Sports day was a horrendous time of year. What a horror show that was when the schooling equivalent of physical activity was sprinting from one end of a dry field to the other with an egg or, in the case of one school, a cup of water with a hole in the bottom. Articulation of falsified challenge is horrid, but Gilla Band have turned the demeaning label of sports day into this, Sports Day. An incredible krautrock-driven stunner that engages its rise and powerful volume increase, the sharp tones and scratching, alienating electronics that cocoon vocalist Dara Kiely. A classy little punch of B-Side consistency gives Sports Day a free and loose charm, an extra release on the side of their Eight Fivers presentation.
Experimental rock takes another step toward angsty horrors with the Dublin rockers pushing for droning electronics that give way toward the end of a barely intelligible track. Part of the fun comes from the glitchiest observances. Unintelligible vocals or whatever meaning they could hold are not the point here but the noise and collection of instruments, the brooding intensity and the consistent thumps underscoring it all are the real focus. Choice or not, the lyrics are lost under the waves of oppressive brutality, and while that does work for much of it, it would be nice to hear what Kiely has for his listeners. Why focus on what cannot be heard though, especially when Sports Day takes from fields of electronica and marches them forward with gutsy intent?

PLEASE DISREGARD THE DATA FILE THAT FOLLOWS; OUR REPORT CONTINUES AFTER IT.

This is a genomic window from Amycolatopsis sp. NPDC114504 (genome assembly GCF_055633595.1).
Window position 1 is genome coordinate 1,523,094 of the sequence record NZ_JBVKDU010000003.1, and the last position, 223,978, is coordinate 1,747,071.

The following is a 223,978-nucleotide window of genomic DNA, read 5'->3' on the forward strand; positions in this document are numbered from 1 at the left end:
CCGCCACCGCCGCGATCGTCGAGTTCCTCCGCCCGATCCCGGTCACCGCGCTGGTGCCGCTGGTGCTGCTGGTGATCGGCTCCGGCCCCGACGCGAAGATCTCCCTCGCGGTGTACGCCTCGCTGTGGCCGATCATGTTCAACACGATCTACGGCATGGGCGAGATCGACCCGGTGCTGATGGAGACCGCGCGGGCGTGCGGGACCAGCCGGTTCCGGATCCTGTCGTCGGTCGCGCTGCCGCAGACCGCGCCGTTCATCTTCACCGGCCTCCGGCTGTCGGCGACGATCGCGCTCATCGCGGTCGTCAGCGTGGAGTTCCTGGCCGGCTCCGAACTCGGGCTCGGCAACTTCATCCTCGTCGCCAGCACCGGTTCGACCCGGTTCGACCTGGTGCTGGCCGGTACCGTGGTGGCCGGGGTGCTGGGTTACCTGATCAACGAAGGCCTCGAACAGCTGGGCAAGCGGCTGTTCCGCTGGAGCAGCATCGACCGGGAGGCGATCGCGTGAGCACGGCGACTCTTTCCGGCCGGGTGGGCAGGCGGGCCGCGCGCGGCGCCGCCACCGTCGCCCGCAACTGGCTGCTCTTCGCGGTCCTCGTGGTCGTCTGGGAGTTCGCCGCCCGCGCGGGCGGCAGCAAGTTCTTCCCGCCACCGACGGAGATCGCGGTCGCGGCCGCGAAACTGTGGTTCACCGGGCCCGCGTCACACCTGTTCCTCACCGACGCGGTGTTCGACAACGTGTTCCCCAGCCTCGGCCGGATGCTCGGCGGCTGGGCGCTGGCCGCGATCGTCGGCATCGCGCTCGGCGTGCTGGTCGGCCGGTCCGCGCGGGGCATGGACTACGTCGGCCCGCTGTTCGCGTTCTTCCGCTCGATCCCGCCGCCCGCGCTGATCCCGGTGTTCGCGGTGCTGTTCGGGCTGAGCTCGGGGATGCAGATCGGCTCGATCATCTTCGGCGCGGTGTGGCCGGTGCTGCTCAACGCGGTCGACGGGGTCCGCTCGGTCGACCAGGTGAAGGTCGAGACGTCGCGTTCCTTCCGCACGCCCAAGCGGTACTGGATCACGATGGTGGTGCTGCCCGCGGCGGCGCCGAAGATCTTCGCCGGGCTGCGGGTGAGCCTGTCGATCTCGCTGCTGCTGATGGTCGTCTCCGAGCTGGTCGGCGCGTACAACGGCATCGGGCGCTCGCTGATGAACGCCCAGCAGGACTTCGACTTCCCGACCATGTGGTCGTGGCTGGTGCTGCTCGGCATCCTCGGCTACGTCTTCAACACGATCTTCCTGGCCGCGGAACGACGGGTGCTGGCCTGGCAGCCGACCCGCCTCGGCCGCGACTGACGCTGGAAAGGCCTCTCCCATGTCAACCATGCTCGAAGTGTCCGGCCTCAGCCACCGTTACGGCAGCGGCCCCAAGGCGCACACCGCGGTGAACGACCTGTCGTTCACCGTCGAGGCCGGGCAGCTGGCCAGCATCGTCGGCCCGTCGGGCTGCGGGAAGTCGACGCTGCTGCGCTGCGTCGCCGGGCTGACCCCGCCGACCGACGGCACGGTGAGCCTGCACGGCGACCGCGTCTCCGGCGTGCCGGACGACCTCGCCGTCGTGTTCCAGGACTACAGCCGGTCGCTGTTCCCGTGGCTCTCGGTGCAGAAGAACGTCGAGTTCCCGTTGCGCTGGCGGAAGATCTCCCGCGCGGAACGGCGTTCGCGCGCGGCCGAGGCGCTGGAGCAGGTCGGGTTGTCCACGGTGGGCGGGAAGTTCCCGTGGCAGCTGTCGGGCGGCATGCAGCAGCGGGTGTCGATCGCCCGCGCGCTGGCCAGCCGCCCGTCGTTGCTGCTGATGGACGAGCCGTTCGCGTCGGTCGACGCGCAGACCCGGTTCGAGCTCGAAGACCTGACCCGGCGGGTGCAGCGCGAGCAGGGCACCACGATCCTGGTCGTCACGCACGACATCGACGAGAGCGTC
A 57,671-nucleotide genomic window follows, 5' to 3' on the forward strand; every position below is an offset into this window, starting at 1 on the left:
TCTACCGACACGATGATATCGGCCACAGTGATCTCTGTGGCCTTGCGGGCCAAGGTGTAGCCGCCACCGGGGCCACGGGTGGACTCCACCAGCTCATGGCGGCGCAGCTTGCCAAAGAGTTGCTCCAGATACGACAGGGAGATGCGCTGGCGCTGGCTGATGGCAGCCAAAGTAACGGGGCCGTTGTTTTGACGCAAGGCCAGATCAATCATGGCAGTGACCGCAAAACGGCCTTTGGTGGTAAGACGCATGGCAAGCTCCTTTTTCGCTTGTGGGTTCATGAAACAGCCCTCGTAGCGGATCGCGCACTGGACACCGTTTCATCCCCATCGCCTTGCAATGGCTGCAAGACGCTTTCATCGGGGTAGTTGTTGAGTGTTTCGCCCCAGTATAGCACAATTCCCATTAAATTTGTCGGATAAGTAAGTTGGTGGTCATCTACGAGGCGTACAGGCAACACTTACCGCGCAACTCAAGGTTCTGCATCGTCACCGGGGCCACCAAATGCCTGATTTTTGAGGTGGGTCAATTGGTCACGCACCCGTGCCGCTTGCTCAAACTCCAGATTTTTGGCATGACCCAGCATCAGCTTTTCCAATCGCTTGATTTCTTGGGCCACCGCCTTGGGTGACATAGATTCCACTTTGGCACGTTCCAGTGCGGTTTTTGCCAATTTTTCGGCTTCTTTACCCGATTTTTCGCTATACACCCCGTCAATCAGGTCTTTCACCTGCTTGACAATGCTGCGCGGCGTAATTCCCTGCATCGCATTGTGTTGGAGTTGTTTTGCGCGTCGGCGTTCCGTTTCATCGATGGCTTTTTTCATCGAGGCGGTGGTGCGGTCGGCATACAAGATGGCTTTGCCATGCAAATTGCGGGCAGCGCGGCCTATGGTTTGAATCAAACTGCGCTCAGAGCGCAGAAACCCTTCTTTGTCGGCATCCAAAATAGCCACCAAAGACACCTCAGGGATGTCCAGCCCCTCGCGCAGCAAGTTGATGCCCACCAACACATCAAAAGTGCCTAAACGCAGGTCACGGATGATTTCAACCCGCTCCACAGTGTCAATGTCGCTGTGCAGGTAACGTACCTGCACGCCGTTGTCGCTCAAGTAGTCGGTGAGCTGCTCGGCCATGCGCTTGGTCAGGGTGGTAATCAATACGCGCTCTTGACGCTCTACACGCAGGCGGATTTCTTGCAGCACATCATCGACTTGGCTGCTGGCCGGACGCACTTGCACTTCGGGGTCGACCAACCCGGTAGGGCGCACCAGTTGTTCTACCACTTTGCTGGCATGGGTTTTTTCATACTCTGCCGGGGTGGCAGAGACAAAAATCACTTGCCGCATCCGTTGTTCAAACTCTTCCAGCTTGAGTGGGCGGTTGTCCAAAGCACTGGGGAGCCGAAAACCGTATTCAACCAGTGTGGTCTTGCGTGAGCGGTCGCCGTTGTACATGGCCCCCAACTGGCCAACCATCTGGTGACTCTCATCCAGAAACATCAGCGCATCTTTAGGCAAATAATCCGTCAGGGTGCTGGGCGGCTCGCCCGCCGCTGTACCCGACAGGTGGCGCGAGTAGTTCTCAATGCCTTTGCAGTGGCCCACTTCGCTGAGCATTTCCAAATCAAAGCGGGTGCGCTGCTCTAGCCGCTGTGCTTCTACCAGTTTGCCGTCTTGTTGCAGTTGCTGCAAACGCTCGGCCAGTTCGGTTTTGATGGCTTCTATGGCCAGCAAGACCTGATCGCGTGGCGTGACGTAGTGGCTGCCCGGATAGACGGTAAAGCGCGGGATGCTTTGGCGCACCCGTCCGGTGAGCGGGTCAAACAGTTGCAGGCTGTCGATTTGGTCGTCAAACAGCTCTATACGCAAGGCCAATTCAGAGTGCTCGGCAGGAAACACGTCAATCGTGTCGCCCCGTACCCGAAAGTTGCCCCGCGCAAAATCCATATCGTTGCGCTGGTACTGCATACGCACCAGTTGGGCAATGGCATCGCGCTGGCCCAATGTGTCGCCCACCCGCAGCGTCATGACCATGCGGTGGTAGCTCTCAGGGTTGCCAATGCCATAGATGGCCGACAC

Sparks of interplay and inspiration come through on this B-Side piece, namely from the darker days of Depeche Mode and their Playing the Angel record. They have at least taken a step back from Merchcore, which borders on power noise but does not have the commitment for it. Sports Day strikes out at someone out there, someone terrible at football and poking their nose backstage at flimsy rock concerts. A double blow to fans of surface-level music and those that ride the wave of past glories, sports day is at the core of that harshness, of the people still snogging those participation trophies as actual achievements while the rest of the world moves on. Sports Day is a noisy bit of indifference but the more its message is thought on, the better it gets. It is a track that has meaning behind it, the psychosis breakdown and the meddling drone tones are a treat.
Where it is hard to consider stomaching listen after listen, a shuffle of the playlist throwing out this would be a jolt to the system and a questionable glance from those who trusted you with the AUX cable, it is best to enjoy Gilla Band alone. There is no embarrassment in blasting them loud, but it is an isolated experience. Sports Day is something to consider in your own time, on your own. Too much talk about The Beatles, which they warn of toward the end. Too much talk of anything is a meddlesome way. Five hundred words on a B-Side track? Too much talk. But that’s what happens when you’re not good at football.